Variable Name Validity

    a_2.        Valid

    .a        Valid

    a.b        Valid

    a%        Invalid

    1a        Invalid

    .1a        Invalid

    _a        Invalid

    Operators in R:

    • An operator is a symbol that tells the compiler to perform specific mathematical or logical manipulations.
    • We have the following types of operators in R Programming:
    1. Relational operator
    2. ==,<,>,<=,>=,!=
    3. Logical operators
    4. & (AND), | (OR), ! (NOT)
    5. Mathematical operators
    6. +,-,*,/,%% (Module), ^/** (Exp), %/% (Integer division)
    7. Assignment operators

               Assign the values:

                =

                <-

                ->

                assign("var_name",value)

    Data/Object types in R:

    • R is called as a Dynamic typed language, which means that we can change a variable's data type of the same variable again and again when using it in a program.
    • Dynamic typed language (No Declaration)
    1. Logical - TRUE,FALSE,T,F
    2. Double - 10,20.30,45,-45
    3. Integer - 10L,35.34L,-55L
    4. Character - "Data", "Hills", "7"
    5. Complex - 3+6i,2+10i


    typeof(var_name/value):

    • Returns the internal storage data type.
    • a <- 10
    • typeof(a)
    • double

    a <- "DataHills"

    typeof(a)

    character

    to test the data type:

    is.datatype(var_name/value)

    is.logical(TRUE)

    convert the data type:

    as.datatype(var_name/value)

    as.integer(a)

  • Structures  

    Comments in R:

    ==============

    --> Single comment is written using # in the beginning of the statement.

    # Comments are like helping text in your R Program

    --> Multi-line comments is written using if()

    if(FALSE) {

    "We put such comments inside, either

    single or double quote" }


    Variable Assignment:

    ===================

    1. print()

    2. cat()

    print():

    -------

    --> print() function is used to print the value stored in variable

    Ex:

    a <- 10

    print(a)


    cat():

    -----

    --> cat() function is used to combines multiples items into a continuous print output.

    Ex:

    a <- "DataHills"

    cat("Welcome to ", a)


    Datatype of a Variable:

    =======================

    1. typeof()

    2. class()

    3. mode()


    1. typeof(var_name/value)

    -------------------------

    --> typeof determines the (R internal) type or storage mode of any object

    Ex:

    typeof(a)

    typeof(10)


    2.class(var_name/value)

    -----------------------

    --> R possesses a simple generic function mechanism which can be used for an object-oriented style of programming.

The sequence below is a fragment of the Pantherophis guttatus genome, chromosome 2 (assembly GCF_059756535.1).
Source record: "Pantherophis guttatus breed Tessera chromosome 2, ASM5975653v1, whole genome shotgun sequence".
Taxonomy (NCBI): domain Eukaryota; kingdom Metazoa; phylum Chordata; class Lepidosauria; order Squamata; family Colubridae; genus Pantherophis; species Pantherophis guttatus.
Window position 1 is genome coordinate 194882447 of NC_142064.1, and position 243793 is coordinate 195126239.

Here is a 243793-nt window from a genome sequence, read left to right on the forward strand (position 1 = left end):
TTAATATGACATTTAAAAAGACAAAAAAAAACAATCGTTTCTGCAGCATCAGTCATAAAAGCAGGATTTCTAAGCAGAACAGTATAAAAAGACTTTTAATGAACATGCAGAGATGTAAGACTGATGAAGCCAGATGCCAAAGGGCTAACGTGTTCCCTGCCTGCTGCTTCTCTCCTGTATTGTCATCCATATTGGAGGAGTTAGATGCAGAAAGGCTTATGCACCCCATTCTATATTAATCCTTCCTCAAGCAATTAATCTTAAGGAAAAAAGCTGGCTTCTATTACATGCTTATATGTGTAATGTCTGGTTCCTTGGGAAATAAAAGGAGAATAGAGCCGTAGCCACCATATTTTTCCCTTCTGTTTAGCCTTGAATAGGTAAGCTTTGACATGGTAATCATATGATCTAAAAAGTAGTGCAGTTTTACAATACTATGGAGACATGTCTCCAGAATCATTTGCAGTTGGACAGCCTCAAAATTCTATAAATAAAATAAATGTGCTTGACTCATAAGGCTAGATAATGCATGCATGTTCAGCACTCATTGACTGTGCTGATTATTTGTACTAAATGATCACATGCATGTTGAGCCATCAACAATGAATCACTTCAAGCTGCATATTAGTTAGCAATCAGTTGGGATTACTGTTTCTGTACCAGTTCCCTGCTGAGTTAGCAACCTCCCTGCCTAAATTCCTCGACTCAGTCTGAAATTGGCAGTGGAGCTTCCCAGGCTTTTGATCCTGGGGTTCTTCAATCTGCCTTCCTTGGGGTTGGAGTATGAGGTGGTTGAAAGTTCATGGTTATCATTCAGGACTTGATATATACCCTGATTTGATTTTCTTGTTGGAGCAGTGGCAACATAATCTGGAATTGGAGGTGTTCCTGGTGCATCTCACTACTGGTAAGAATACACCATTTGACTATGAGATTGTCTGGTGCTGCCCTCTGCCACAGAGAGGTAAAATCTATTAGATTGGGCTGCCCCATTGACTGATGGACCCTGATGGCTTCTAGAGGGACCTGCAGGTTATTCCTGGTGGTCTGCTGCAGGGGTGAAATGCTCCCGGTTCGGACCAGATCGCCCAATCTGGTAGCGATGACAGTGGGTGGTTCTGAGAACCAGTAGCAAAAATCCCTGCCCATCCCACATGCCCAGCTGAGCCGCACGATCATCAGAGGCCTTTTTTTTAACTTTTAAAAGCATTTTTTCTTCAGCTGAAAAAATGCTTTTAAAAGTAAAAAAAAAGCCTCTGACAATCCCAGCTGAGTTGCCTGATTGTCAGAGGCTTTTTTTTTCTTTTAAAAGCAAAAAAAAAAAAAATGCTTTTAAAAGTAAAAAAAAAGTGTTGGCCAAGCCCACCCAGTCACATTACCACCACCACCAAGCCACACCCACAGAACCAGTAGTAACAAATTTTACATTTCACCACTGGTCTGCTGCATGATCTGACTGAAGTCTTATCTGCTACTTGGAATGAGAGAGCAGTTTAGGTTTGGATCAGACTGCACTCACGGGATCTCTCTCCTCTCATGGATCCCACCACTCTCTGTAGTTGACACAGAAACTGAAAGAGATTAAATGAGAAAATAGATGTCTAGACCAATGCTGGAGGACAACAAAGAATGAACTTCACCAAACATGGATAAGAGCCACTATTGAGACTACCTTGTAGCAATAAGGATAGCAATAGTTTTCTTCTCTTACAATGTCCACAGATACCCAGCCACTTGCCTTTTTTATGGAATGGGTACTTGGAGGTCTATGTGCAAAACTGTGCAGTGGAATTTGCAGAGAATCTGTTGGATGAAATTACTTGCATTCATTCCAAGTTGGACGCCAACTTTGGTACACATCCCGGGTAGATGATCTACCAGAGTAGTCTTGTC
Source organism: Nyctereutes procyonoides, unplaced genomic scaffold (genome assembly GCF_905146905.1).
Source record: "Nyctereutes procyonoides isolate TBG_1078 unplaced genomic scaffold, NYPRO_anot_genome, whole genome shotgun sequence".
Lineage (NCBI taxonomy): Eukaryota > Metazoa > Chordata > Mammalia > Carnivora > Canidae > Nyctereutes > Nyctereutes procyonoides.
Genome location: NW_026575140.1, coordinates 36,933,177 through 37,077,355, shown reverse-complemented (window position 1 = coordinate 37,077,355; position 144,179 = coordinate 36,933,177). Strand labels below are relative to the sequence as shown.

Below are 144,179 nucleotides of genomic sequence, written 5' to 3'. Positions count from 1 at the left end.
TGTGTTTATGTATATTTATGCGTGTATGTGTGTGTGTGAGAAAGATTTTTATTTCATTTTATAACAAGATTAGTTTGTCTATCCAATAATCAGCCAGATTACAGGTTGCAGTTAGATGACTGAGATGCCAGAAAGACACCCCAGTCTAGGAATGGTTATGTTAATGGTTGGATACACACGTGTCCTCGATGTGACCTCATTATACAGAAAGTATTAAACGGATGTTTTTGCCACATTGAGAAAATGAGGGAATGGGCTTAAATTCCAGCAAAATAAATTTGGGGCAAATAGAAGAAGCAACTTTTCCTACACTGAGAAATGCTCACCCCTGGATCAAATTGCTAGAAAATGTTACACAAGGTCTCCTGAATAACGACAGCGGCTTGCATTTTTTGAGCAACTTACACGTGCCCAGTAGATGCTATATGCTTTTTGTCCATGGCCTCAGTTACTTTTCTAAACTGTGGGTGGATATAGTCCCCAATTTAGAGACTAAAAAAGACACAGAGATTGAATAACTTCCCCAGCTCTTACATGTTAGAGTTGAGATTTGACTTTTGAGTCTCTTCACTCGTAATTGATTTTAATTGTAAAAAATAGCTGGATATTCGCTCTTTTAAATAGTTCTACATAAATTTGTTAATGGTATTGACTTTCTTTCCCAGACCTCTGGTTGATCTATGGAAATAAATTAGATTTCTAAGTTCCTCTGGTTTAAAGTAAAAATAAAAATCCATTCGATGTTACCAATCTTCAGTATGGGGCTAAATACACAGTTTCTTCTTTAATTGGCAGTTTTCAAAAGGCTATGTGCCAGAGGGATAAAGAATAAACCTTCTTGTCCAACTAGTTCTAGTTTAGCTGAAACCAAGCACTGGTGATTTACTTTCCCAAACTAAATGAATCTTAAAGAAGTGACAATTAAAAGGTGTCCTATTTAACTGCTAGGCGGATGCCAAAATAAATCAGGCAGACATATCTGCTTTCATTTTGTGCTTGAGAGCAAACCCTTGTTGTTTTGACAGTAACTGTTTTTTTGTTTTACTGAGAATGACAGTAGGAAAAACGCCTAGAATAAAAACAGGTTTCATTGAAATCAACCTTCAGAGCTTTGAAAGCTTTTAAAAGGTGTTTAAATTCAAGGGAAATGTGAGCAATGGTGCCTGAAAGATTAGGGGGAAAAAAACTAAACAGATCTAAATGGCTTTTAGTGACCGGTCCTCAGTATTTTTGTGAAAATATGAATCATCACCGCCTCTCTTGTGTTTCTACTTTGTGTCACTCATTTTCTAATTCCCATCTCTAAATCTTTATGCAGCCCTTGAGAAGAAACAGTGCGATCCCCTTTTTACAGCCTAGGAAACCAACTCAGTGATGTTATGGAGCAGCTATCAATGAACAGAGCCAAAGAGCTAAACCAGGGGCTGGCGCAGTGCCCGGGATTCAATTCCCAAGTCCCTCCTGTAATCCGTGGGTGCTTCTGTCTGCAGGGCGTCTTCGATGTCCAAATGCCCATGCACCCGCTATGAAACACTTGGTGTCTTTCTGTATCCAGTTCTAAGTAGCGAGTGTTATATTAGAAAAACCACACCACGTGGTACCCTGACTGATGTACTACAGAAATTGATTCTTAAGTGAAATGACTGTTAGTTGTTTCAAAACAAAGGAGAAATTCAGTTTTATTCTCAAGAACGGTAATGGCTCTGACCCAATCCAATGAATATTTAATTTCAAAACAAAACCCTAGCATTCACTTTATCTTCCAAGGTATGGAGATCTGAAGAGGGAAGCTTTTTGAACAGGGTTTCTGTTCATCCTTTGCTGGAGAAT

--> Method dispatch takes place based on the class of the first argument to the generic function.

    Ex:

    class(a)

    class(10)


    3. mode(var_name/value)

    -----------------------

    --> Get or set the type or storage mode of an object.

    Ex:

    mode(a)

    mode(10)


    Displaying & Deleting Variables in R:

    =====================================

    1. ls()

    2. rm()


    1. ls():

    --------

    --> ls() function is used to display all the variables currently availabe in the R environment.

    Ex:

    ls()


    --> ls() function is also used to display patterns to match the variables names by using pattern.

    Ex:

    # Display the variables starting with the pattern "a"

    ls(pattern="a")


    --> ls() function is also used to display hidden variables i.e, the variable starting with dot(.) by using all.names=TRUE.

    Ex: Display the variables which are hidden

    ls(all.names=TRUE)


    --> rm() function is used to delete the variable.

    Ex:

    rm(a)


    --> rm() function is also used to delete all the variables by using rm() and ls() function together.

    Ex: Remove all the variables at a time

    rm(list=ls())


    Structures/Objects in R:

    ========================

    1. Vectors

    2. Lists

    3. Matrices

    4. Data Frames

    5. Arrays

    6. Factors

  • Vectors  

    Vectors:

    ========

    --> Single dimensional object with homogenous data types.

    --> To create a vector use fucntion c()

    --> Here "c" means combine

    # if i try like this

    a <- 10,20,30,40

    it gives an error.

    # then combine all these values by using c()

    a <- c(10,20,30,40)


    # to check the internal storage of a

    typeof(a)

    # to check the internal storage of each value in a

    lapply(a,FUN=typeof)

    sapply(a,FUN=typeof)

    or

    lapply(a,typeof) # list of values

    sapply(a,typeof) # vector of values


    --> Vectors are the most basic R structures/objects

    --> The types of atomic vectors are in

    1. logical

    2. integer

    3. double

    4. complex

    5. character


    Vector Creation:

    ================

    --> We can create vectors with single element and multiple elements.

    --> They are

    1. Single Element Vector

    2. Multiple Elements Vector


    Single Element Vector:

    ======================

    --> When we assign a single value into variable, it becomes a vector of length 1 and belongs to one of the above vector types.